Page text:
From: Bill Funk on
On Fri, 13 Apr 2007 12:11:24 -0500, David Dyer-Bennet <dd-b(a)dd-b.net>
wrote:

>Is any company offering removal of the Bayer filter from a Nikon-mount
>DSLR? Particularly the D40? (I suspect it may not be feasible due to
>the stacking order and how the microlenses, AA, IR cut, and Bayer are
>combined, and other issues, and I haven't been able to Google up much,
>but I thought asking might still turn something up.) I'm interested in
>a high-sensitivity B&W camera for low-light situations.

Since the processing done in-camera assumes the Bayer filter is there,
wouldn't removing it (if it were possible) seriously farkle the
output?
I suppose if you shot in RAW only, the RAW file wouldn't be farkled,
but how would you then process the RAW file, as all processing
software assumes the presence of a Bayer filter?

--
THIS IS A SIG LINE; NOT TO BE TAKEN SERIOUSLY!

The White House admitted on Wednesday that
e-mails about official business in Karl Rove's
office were erased. The deleted e-mails were
sent on Republican Party accounts instead of
White House accounts to avoid a law that
requires preservation of government records.
It doesn't clog up the landfills like Hillary's
shredder did for eight years.
From: David Dyer-Bennet on
Bill Funk wrote:
> On Fri, 13 Apr 2007 12:11:24 -0500, David Dyer-Bennet <dd-b(a)dd-b.net>
> wrote:
>
>> Is any company offering removal of the Bayer filter from a Nikon-mount
>> DSLR? Particularly the D40? (I suspect it may not be feasible due to
>> the stacking order and how the microlenses, AA, IR cut, and Bayer are
>> combined, and other issues, and I haven't been able to Google up much,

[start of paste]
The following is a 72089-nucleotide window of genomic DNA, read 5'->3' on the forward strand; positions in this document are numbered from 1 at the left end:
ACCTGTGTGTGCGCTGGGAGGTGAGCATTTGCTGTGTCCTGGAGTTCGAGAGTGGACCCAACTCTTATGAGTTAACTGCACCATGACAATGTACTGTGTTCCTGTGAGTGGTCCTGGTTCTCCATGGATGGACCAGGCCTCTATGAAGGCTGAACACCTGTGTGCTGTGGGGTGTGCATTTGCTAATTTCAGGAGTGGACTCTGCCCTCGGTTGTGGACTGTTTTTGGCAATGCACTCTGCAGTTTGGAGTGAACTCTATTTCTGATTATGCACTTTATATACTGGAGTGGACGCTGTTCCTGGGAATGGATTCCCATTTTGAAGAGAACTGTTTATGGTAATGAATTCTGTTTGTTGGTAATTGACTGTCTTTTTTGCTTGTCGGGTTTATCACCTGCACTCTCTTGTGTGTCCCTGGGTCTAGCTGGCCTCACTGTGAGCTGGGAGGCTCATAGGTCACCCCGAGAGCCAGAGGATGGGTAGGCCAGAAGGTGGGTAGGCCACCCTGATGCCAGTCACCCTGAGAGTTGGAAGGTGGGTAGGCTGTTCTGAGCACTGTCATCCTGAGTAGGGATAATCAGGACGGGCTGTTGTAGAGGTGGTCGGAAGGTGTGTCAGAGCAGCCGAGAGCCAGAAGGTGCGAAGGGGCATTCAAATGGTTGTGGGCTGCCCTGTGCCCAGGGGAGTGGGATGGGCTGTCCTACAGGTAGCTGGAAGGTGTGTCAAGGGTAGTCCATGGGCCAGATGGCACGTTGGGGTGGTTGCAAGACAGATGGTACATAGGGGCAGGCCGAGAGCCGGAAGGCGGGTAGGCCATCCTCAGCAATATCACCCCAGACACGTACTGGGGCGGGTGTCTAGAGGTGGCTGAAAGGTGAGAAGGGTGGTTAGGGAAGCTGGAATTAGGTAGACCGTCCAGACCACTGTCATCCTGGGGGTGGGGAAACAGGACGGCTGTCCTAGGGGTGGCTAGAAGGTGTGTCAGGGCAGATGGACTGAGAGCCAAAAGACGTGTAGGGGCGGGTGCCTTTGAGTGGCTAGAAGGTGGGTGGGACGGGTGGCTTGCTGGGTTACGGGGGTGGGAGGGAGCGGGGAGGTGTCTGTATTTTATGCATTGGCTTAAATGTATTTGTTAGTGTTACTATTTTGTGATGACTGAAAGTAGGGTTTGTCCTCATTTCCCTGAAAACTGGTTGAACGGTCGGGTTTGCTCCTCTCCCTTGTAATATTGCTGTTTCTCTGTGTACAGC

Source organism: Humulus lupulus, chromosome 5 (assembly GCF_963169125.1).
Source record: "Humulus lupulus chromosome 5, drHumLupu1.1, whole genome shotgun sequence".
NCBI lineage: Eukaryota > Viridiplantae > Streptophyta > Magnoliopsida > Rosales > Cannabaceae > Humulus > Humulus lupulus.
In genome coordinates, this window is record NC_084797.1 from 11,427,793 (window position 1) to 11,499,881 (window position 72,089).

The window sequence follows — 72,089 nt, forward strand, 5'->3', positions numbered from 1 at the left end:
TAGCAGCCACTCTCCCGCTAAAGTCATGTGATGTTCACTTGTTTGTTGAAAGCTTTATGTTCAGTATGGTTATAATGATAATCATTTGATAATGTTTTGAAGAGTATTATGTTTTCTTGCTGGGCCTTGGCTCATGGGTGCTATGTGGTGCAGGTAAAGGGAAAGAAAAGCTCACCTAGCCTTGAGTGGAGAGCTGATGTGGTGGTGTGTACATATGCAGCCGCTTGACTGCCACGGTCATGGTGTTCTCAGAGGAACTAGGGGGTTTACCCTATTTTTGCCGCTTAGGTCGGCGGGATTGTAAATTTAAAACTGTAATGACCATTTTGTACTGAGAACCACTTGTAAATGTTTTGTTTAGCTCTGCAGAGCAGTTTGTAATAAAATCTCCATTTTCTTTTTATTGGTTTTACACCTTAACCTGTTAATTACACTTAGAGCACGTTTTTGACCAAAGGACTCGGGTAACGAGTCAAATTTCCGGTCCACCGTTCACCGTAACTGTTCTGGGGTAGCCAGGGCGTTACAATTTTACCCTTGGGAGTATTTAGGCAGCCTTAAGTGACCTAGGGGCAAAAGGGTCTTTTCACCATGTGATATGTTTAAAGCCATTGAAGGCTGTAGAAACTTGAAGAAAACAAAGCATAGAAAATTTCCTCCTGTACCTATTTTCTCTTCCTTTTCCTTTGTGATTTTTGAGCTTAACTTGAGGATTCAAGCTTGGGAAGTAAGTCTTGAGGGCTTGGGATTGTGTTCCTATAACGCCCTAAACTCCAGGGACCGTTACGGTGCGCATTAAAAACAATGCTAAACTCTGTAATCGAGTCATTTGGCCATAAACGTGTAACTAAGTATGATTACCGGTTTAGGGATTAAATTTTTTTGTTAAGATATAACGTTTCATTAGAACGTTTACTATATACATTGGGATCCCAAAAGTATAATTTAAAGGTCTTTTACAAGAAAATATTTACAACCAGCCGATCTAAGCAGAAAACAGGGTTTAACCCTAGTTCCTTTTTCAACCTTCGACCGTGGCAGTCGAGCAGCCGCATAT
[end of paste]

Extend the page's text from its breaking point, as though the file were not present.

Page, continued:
>> but I thought asking might still turn something up.) I'm interested in
>> a high-sensitivity B&W camera for low-light situations.
>
> Since the processing done in-camera assumes the Bayer filter is there,
> wouldn't removing it (if it were possible) seriously farkle the
> output?

Not really; if you present a camera with a B&W scene it will render it
in B&W, not fake colors. And if you present it with an infrared scene
(with a visible light block) you'll get pretty much a monochrome
rendering, even if the camera is set in a "color" mode (and of course
most of them can be set for B&W anyway).

> I suppose if you shot in RAW only, the RAW file wouldn't be farkled,
> but how would you then process the RAW file, as all processing
> software assumes the presence of a Bayer filter?

Well, I have seen a specialized RAW processor mentioned for infrared
shots that uses all the pixels (the Bayer filter cells are transparent
in the infrared). And if necessary one can be written (I'm a software
developer professionally; so while I'd prefer to avoid that level of
involvement, if that were the *only* block, I'd take it on).

From: Bill Funk on
On Sat, 14 Apr 2007 15:13:11 -0500, David Dyer-Bennet <dd-b(a)dd-b.net>
wrote:

>Bill Funk wrote:
>> On Fri, 13 Apr 2007 12:11:24 -0500, David Dyer-Bennet <dd-b(a)dd-b.net>
>> wrote:
>>
>>> Is any company offering removal of the Bayer filter from a Nikon-mount
>>> DSLR? Particularly the D40? (I suspect it may not be feasible due to
>>> the stacking order and how the microlenses, AA, IR cut, and Bayer are
>>> combined, and other issues, and I haven't been able to Google up much,
>>> but I thought asking might still turn something up.) I'm interested in
>>> a high-sensitivity B&W camera for low-light situations.
>>
>> Since the processing done in-camera assumes the Bayer filter is there,
>> wouldn't removing it (if it were possible) seriously farkle the
>> output?
>
>Not really; if you present a camera with a B&W scene it will render it
>in B&W, not fake colors. And if you present it with an infrared scene
>(with a visible light block) you'll get pretty much a monochrome
>rendering, even if the camera is set in a "color" mode (and of course
>most of them can be set for B&W anyway).

It still seems that removing the Bayer filter and shooting a color
scene will seriously confuse the software; for example, without the
filter in place, how will it know how to represent green? (RGBG
putting twice as much green data into the system)
Yes, the system will render B&W scenes properly, but what about color
scenes?
>
>> I suppose if you shot in RAW only, the RAW file wouldn't be farkled,
>> but how would you then process the RAW file, as all processing